Anthropologists have found evidence of two kinds of art, both portable and or stationary. Both of the art forms which have been found are limited in scope. Portable art by definition had to be small and light weight. This meant small figurines or various decorated objects. These objects were carved from various materials (stone, bone or antler) or modeled with clay. Most was figurative. Somke of the best known items are Venus figures. Stationary art has also been found. The best known examples here are the cave paintings found in in western Europe. These are mahgnificent works of art by any definition. And theyvrequired considerablec thought and effort to produce. The paints had to be manufactured by mixing minerals, ochres, burnt bone meal and charcoal into mediums of water, blood, animal fats and tree saps. Anthropolgists abd art experts do not yet kniow about the purpose of these paintings. They may not have been just the creaion of something beautiful. Their location (far from the living spaces in the caves) suggest ritualistic or magical purposes. Cave paintings include many non-figurative representatiins, although it is the beautiful realistic depictions of animAks that are the best known. Strangeky humans are either absent or depictee as crude stick figures.
Almost certainly the first clothes were animal skins. More contentious is when people started wearing animal furs, presumably initially for warmth. This was a major development because until man could make clothing, he could not survive in the colder climate found north of Africa in Europe and Asia. There is little evidence that anthropolgists have been able to develop about clothing worn in prehistory, primarily because clothing deteriorates over time. Some fascinating finds in the Middle Eastern deserts or the Ice man in the Alps provide fascinating information about the clothing of early man, but not about when man began wearing clothes. Anthropolgists believe that needles and other artifacts suggest that people were sewing clothes at least 25,000 years ago and possibly as much as 40,000 years ago. Some anthropolgists speculate that man first using animal skins about 100,000 years ago, but these are only rough estimates with no real evidence to support them. Also unknown us precisely when people first took the step from just draping animal skins on them to actually fashioning crude garments.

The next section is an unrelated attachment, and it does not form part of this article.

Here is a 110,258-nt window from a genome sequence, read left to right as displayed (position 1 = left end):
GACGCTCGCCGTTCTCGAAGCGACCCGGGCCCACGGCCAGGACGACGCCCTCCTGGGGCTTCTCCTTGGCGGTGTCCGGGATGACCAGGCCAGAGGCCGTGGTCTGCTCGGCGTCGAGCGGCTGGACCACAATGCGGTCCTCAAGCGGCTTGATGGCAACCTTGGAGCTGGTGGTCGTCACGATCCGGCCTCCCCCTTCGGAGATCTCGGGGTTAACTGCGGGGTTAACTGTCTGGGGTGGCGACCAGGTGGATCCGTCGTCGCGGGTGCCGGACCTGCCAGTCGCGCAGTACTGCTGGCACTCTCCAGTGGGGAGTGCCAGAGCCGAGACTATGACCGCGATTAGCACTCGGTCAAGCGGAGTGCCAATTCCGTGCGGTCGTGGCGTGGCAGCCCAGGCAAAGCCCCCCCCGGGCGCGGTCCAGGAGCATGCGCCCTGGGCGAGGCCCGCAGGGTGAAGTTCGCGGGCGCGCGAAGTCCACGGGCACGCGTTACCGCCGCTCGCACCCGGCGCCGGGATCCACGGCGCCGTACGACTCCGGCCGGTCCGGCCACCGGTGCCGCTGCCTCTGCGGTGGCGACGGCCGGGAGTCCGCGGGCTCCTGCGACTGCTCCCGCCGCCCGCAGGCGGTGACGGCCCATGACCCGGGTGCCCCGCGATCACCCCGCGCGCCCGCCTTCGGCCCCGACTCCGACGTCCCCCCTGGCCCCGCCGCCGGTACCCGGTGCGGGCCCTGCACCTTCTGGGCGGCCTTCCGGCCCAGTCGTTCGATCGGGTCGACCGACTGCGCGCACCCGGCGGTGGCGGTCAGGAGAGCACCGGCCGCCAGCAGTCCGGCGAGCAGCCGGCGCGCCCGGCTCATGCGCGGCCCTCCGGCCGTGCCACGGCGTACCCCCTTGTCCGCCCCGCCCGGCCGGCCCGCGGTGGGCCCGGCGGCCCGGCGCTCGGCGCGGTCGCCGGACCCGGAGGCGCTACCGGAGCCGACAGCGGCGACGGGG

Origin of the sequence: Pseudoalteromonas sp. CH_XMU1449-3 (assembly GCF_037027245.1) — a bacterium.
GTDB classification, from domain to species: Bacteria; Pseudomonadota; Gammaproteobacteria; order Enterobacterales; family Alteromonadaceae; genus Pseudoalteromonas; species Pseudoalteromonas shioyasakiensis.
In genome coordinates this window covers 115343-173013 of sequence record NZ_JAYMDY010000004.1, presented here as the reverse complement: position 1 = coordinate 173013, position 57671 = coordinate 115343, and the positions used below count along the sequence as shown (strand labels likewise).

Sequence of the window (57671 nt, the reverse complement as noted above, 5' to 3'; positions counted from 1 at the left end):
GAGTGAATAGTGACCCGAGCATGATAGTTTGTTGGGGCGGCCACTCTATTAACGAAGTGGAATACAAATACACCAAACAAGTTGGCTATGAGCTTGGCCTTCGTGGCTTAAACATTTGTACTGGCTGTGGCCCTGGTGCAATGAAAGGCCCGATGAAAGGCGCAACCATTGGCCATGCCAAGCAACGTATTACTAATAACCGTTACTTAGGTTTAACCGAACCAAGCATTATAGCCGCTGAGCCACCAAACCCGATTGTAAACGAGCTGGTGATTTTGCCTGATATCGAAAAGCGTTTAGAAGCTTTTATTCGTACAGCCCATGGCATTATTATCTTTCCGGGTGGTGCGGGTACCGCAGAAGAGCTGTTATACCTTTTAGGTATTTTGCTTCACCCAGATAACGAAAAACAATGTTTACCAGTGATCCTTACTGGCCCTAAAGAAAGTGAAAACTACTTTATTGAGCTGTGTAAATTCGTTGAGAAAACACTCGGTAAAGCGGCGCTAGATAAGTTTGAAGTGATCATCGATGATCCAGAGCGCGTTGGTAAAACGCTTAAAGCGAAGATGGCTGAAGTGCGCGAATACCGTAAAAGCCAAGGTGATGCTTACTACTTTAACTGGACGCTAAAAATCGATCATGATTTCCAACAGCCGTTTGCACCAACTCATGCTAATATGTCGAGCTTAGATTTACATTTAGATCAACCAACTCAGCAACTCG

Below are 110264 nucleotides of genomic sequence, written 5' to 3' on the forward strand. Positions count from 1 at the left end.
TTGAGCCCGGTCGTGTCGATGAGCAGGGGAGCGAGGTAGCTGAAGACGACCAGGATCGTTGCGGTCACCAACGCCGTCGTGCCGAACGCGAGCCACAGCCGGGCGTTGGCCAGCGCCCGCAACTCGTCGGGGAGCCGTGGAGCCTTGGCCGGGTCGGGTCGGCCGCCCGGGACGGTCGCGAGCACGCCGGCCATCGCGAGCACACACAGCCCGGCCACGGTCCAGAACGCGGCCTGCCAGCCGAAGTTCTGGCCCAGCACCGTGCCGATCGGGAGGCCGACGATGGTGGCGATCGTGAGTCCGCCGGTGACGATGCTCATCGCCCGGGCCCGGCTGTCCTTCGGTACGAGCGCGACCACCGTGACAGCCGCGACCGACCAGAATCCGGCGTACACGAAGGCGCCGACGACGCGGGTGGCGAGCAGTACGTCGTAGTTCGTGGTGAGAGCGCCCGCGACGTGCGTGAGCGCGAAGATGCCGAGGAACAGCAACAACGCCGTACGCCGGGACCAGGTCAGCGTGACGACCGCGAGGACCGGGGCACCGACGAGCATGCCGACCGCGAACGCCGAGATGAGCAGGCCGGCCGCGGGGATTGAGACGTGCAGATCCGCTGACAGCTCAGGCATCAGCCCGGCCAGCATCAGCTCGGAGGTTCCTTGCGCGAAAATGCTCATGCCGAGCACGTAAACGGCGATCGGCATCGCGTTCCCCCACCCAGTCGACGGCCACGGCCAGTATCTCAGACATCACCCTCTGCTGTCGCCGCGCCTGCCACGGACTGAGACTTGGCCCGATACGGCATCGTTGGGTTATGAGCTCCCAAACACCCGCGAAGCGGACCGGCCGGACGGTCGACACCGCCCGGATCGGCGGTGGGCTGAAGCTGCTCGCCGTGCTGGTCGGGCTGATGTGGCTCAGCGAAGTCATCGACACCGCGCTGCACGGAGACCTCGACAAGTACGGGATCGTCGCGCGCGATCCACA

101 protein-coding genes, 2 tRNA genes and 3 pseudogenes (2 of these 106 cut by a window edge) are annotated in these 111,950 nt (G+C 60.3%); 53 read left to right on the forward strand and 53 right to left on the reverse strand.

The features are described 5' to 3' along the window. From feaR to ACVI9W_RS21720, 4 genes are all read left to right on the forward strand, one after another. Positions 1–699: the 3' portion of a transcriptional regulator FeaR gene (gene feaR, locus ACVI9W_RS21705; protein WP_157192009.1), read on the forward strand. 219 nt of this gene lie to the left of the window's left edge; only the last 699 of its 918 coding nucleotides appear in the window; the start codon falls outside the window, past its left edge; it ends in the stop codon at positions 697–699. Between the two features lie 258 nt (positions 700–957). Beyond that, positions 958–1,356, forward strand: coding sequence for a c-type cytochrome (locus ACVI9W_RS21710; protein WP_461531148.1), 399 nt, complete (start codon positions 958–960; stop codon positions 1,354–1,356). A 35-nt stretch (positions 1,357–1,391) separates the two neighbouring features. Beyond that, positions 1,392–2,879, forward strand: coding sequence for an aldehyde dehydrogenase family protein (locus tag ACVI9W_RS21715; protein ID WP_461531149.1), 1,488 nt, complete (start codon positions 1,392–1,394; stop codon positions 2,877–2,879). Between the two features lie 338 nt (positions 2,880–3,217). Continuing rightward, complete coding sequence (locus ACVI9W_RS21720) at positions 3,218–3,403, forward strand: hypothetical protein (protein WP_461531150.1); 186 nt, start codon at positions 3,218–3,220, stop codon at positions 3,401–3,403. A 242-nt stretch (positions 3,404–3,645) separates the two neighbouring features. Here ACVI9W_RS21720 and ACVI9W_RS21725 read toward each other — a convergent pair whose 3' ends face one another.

Clothing was a major step in the human experience. Clothing was an enormous step in the expansion of human inhabitation and the appearance of culture. The key activity to early humans became food production, but the production of clothing became the second most important activity. Determining when people began fashioning clothes is of interest to antrhropolgusts because it represents a cultural step of huge importance. Once people began creating clothing it expanded the environments which they could exploit. It also meant the fise of fashion, affording people to convey information about tribal identity, social status, fertility, and other mnatters--all imprtat cultural matters.
While anthropolgists can sudy focilized bones to assess physical evolution, the fact that fur and fabric rot mean that there is not physical evidence available to provide insights as to when people first began to wear clothes. As such any evidence from this era is extremely tantilizing. One fascinating glimse is the preserved impressions seen here of pre-historic foot steps (figure 2). This is an actual piece of pre-historic evidence. This is an actual adult and child foot print. The story seems to be that a mother and child probably went to a river to collect water. They leave their foot prints behind and the sun bakes them. Hundreds of thousands of years later the
Leaky family find them. Actually there is even more to the footprint story. The Leaky's believe that there are three sets of footprints. The third set is inside the larger adult one. The scene from thousands odf years ago comes to life. A child, laughing as the little one plays a game of walking inside the footprints of mum while the other child walks in the water by mum's side.